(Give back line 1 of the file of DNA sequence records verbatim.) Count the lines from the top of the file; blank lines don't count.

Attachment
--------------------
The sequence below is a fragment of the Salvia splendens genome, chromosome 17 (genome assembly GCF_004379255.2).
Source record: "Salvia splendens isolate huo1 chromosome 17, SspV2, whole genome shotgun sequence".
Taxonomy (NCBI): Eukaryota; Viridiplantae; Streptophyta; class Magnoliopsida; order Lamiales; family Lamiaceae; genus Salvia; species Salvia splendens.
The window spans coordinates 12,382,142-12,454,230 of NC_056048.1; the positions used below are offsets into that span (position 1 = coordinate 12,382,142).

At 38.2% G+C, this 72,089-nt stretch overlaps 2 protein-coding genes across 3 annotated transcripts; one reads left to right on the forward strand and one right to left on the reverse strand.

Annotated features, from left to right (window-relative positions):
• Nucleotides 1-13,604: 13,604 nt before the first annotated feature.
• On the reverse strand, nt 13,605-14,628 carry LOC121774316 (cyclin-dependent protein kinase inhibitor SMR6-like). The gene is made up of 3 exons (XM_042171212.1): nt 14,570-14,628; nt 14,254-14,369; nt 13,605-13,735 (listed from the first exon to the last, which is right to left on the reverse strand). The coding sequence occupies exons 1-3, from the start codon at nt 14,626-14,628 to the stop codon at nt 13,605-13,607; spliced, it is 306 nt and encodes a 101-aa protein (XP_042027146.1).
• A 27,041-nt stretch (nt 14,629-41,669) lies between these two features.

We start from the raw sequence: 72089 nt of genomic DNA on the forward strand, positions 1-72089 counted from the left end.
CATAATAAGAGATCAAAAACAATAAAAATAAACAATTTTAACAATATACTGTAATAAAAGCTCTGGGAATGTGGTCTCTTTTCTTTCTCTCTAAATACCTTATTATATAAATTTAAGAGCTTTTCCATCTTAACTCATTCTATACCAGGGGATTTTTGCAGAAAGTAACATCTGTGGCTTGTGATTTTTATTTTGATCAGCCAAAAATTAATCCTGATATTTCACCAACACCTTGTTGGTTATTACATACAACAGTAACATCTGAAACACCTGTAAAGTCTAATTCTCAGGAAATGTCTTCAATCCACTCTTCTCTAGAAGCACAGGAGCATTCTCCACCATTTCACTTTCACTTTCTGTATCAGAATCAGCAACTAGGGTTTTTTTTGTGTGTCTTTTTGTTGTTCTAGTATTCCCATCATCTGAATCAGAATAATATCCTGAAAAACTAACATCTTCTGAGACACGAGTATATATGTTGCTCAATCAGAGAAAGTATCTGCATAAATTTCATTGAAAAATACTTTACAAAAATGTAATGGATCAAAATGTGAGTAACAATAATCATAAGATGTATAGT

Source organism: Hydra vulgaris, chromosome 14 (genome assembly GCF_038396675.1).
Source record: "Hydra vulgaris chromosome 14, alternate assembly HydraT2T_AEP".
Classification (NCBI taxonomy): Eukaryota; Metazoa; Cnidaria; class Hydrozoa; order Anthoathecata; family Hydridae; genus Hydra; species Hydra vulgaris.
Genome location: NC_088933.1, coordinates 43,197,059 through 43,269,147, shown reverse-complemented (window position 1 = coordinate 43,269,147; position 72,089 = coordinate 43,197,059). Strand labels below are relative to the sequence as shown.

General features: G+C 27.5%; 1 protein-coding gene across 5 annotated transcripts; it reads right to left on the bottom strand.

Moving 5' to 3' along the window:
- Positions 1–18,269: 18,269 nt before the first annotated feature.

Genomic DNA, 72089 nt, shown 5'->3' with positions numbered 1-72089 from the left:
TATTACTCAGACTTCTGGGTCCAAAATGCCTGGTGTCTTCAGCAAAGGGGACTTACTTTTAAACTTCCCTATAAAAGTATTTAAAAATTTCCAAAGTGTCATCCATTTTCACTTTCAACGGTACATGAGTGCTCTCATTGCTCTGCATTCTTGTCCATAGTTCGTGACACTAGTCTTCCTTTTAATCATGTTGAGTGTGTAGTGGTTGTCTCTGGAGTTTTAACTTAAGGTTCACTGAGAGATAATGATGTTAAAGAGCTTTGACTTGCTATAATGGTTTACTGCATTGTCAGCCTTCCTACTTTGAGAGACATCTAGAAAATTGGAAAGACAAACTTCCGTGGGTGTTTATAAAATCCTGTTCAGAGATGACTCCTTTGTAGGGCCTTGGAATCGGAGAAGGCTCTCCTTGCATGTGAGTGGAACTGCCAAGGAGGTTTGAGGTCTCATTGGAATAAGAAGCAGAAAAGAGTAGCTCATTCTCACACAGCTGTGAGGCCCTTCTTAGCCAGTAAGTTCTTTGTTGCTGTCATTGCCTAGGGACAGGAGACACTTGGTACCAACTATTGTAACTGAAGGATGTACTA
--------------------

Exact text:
The sequence below is a fragment of the Salvia splendens genome, chromosome 17 (genome assembly GCF_004379255.2).